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S.C. Governor Signs Legislation to Remove the Confederate Flag

May 24, 2000|From Associated Press

COLUMBIA, S.C. — Gov. Jim Hodges signed legislation Tuesday to remove the Confederate flag from the Statehouse dome where is has flown for 38 years, saying it was time the state ended years of racial divisions the banner has caused.

The flag will come down July 1.

"Today, we bring this debate to an honorable end. Today, the descendants of slaves and the descendants of Confederate soldiers join together in the spirit of mutual respect," the Democratic governor said in one of the most politically important speeches of his first term. "Today, the debate over the Confederate flag above the Capitol passes into South Carolina history.

Hodges spoke for about five minutes, then signed the bill.

South Carolina alone flies the flag above the Statehouse, where it was raised in 1962 to commemorate the 100th anniversary of the Civil War. Critics suggest it also was to defy civil rights, with the flag becoming a symbol of hate. Supporters say it represents the state's heritage.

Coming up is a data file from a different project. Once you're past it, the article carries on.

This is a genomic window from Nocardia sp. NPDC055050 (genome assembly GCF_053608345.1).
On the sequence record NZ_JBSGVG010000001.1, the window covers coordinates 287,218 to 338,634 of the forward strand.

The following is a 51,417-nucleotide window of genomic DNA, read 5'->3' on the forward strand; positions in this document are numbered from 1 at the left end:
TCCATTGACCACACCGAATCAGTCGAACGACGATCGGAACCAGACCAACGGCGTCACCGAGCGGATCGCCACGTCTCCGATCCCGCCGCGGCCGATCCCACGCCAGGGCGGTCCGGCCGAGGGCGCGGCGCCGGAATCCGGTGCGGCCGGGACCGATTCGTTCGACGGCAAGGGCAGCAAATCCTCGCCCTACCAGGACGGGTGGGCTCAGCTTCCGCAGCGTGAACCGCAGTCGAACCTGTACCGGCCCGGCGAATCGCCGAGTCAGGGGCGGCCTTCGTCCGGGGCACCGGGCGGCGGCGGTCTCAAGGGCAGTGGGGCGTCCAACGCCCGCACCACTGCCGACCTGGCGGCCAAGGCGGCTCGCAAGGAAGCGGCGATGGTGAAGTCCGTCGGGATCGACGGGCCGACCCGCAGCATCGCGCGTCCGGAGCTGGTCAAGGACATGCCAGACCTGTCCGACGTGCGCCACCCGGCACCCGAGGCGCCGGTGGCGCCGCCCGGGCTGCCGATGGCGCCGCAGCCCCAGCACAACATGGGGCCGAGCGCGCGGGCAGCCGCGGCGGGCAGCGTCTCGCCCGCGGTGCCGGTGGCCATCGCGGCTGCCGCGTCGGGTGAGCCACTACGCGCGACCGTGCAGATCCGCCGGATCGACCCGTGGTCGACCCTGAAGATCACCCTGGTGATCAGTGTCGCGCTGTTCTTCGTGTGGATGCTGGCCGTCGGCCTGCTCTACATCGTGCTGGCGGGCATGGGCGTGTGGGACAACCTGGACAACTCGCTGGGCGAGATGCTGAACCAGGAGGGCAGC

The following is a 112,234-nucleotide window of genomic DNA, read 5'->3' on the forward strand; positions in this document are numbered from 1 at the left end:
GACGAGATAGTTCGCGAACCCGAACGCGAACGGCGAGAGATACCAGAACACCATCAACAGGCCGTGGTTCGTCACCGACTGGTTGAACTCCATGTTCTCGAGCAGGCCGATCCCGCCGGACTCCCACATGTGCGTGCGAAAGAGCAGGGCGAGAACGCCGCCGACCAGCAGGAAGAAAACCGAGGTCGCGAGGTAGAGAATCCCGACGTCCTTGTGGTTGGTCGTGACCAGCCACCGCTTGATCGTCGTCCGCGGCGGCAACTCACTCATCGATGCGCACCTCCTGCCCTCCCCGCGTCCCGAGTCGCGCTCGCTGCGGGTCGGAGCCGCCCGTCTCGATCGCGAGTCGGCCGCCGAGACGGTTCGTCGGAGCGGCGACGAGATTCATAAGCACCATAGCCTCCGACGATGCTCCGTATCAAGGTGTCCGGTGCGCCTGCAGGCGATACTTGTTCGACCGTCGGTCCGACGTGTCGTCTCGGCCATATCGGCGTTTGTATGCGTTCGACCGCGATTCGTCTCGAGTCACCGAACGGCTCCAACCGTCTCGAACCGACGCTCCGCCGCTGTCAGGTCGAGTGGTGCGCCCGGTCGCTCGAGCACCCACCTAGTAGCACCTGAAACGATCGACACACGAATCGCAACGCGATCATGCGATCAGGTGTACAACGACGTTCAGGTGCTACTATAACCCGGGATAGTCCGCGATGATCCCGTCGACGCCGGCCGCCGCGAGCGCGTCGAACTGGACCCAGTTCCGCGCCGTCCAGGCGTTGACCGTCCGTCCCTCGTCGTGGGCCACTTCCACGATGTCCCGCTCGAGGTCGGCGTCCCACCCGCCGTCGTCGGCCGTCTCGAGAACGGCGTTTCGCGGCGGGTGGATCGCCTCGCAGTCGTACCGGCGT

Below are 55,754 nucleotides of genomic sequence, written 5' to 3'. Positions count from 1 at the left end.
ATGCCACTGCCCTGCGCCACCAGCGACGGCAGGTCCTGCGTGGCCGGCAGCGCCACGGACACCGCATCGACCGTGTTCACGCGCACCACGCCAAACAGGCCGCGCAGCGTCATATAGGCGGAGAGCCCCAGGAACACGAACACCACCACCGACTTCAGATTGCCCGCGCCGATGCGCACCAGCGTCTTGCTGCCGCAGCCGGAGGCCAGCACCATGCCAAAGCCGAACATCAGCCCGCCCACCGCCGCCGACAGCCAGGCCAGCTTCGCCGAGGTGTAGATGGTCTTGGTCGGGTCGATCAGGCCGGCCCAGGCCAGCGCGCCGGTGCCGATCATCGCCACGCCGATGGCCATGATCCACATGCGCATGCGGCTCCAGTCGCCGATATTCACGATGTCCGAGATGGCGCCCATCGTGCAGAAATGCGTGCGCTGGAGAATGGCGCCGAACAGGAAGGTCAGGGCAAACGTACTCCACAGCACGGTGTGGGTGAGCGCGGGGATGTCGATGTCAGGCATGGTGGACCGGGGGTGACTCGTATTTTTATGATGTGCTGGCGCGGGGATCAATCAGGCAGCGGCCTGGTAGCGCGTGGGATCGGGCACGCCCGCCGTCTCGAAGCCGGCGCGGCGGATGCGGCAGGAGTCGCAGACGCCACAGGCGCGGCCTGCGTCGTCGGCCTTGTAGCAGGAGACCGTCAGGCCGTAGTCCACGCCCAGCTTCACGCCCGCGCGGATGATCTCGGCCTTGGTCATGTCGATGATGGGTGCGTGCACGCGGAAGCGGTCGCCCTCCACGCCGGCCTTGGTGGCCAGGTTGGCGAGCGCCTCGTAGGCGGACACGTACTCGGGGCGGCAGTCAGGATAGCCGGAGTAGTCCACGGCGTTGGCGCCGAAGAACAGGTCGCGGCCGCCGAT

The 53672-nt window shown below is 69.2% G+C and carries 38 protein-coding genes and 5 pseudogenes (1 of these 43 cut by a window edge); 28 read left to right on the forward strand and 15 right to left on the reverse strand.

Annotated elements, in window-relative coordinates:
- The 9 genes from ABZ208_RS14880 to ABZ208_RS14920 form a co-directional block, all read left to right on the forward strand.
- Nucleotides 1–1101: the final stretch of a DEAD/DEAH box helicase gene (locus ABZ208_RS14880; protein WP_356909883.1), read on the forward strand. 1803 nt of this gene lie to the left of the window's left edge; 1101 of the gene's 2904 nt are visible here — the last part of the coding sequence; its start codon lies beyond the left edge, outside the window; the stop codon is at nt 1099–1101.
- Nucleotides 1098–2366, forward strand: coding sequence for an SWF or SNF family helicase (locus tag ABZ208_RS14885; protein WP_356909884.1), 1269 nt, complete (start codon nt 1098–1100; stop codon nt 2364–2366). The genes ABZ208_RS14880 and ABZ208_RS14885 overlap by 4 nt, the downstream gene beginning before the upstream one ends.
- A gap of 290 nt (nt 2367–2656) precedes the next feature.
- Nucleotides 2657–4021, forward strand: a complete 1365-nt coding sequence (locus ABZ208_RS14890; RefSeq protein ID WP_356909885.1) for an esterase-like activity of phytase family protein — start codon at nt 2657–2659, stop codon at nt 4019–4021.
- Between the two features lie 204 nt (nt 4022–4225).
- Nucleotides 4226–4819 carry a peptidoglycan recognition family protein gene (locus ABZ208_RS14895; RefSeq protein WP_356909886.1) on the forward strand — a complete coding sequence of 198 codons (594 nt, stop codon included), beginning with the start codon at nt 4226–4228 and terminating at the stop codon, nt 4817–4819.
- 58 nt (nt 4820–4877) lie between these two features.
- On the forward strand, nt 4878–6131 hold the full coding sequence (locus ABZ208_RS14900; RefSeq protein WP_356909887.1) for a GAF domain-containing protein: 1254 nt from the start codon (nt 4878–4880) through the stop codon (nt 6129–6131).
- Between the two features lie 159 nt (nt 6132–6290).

Under a legislative compromise, a square version of the flag will fly at the Confederate Soldier Monument on Statehouse grounds.

That's not good enough for some flag opponents. The National Assn. for the Advancement of Colored People has promised to continue and expand the tourism boycott of the state it began Jan. 1. The civil rights group says the monument, where the flag will fly on a 30-foot, $6,400 bronze pole, is still too prominent.

House Majority Leader Rick Quinn, a Republican, said that while he approved of Hodges' remarks, the governor should have gone further and called on the NAACP to end the boycott.

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